Three of Chicago’s five mayoral contenders participated in a youth-led candidate forum Wednesday evening focused on issues that affect the lives of young people of color in the city. Progress Illinois was there for the event.
Three of Chicago’s five mayoral contenders participated in a youth-led candidate forum Wednesday evening focused on issues that affect the lives of young people of color in the city.
The “Youth Speaks!” forum –attended by mayoral challengers Ald. Bob Fioretti (2nd), Cook County Commissioner Jesus “Chuy” Garcia and community activist William “Dock” Walls — took place at the Chicago History Museum’s Rubloff Auditorium, which was filled with more than 200 youths and people of voting-age. Chicago’s two other mayoral candidates, incumbent Rahm Emanuel and businessman Willie Wilson, were invited, but did not attend.
Ahead of the forum, which was organized by Communities United and over a dozen allied organizations, young people voiced concerns about high rates of crime, poverty and youth unemployment in their communities, among other issues.
Omphile Franklin, 17, a student at Gage Park High School, discussed the school-to-prison pipeline and the overuse of school-based arrests during his testimony.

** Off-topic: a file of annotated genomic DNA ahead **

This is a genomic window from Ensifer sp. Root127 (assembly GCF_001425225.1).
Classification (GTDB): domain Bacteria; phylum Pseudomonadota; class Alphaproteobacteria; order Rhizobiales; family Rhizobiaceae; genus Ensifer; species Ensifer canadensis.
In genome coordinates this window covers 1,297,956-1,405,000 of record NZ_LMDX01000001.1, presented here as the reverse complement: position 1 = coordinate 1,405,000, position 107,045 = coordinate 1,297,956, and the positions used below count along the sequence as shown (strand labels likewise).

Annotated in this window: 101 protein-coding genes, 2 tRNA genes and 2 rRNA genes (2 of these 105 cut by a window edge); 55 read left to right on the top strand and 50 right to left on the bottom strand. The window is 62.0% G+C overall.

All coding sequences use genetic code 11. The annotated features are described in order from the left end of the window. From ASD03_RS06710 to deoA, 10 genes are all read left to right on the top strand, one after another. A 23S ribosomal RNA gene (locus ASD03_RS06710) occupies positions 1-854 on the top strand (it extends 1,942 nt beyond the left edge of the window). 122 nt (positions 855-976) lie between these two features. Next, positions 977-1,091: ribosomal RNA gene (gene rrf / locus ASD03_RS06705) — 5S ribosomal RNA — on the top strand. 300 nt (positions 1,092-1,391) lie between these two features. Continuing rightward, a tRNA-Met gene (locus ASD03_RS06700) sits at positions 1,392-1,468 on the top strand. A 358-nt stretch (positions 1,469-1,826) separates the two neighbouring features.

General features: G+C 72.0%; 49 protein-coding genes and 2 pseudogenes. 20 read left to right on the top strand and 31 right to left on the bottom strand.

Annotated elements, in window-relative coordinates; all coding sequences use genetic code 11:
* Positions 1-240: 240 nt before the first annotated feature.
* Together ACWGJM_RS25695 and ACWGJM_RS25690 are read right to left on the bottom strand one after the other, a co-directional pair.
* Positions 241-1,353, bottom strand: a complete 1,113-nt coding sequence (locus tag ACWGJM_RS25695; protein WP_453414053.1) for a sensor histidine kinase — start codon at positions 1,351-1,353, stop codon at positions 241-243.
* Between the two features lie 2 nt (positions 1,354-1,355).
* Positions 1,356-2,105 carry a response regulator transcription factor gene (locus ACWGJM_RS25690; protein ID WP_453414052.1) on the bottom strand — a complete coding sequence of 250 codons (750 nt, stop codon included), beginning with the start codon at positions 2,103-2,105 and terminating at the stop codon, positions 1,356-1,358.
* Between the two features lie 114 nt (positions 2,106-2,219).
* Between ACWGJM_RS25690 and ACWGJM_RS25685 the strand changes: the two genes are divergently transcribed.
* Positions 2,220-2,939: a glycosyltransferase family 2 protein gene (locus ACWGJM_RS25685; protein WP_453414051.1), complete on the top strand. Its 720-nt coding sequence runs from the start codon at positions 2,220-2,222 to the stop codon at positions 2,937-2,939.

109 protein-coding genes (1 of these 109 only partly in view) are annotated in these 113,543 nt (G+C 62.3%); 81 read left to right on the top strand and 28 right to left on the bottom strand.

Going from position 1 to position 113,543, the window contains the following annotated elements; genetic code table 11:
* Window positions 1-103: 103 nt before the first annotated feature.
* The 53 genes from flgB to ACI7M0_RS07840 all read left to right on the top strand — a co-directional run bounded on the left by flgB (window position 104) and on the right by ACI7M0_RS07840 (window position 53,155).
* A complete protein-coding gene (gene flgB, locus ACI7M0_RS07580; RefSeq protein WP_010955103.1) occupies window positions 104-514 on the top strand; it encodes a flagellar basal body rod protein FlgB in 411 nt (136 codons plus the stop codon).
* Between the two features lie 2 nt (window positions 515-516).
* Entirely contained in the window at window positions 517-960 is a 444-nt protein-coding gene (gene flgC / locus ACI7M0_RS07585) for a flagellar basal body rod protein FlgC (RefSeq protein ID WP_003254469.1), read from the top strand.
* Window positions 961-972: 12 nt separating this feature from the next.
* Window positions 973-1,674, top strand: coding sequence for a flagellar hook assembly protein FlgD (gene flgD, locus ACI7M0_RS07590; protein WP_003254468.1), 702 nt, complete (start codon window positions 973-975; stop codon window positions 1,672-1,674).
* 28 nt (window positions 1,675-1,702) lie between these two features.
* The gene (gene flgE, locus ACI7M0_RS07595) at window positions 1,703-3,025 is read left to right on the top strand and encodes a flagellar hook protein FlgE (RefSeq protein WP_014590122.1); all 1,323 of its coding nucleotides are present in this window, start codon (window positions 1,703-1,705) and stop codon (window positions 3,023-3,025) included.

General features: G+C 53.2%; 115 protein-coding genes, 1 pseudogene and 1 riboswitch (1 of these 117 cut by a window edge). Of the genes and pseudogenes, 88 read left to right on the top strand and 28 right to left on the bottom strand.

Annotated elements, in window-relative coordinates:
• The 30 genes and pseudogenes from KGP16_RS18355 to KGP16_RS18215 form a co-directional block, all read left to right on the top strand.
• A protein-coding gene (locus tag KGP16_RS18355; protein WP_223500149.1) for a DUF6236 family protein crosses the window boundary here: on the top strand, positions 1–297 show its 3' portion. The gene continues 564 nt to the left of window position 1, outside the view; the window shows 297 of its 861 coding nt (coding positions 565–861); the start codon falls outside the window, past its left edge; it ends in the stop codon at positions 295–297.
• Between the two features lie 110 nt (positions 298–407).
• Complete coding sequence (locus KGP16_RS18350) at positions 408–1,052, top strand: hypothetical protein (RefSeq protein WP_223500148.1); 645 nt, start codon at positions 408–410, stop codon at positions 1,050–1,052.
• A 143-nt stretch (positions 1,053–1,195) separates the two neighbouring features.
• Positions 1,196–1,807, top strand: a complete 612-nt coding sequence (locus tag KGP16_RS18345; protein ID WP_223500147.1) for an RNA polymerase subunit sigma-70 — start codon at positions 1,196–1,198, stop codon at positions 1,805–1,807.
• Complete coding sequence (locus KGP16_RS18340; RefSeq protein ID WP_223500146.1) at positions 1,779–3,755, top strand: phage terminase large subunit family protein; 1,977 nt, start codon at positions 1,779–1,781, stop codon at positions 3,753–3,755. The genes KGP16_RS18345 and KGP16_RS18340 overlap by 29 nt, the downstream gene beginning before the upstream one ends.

“With the school to prison pipeline, students are being kicked out of schools, and I feel like they’re just being abandoned,” he told Progress Illinois after the event. “A lot of times when they’re abandoned, they are pushed into the streets and they take on activities such as gang violence and things like this, and they are pushed into prisons … A lot of time those people that act up or do bad things, they’re not really horrible people, but they just don’t have any kind of guidance.”
The person who is elected as the city’s next mayor needs to do more when it comes to “investing in these schools and these communities, especially in high-crime areas, because we’re the future,” Franklin said.
The three mayoral candidates, who addressed the audience separately, were asked to speak to four key issues impacting the lives of young people of color: criminalization, education, youth investment and racial inequality.
Walls went first, saying the city has an “over incarceration problem, particularly as it relates to African-African youth and Latino youth.”
“First thing we have to do is spend more money on education, rehabilitation and skill development and a whole lot less money on incarnation,” he said.
Walls, a former aide to the late Mayor Harold Washington, highlighted two of his proposed jobs initiatives to help close racial gaps in unemployment and create more opportunities for young people.
If elected, Walls said he wants to use $600 million in tax increment financing (TIF) funds as part of a proposed retail program he described as “grocers community owned and operated” to create jobs and eliminate food deserts in the city. Under the proposal, TIF funds would be used to create 60 small- and medium-sized grocery stores and 20 big-box stores.
The goal of the proposed program, which he said would create 50,000 jobs, is to have a grocery store located every 1.4 miles in the city.
Another proposal Walls floated involves awarding $1 million grants to 1,000 Chicago-based, small- to medium-sized businesses for job creation. Walls specified in a Chicago Tribune questionnaire that he would pay for the initiative by using $1 billion from the city’s Capital Improvement Program.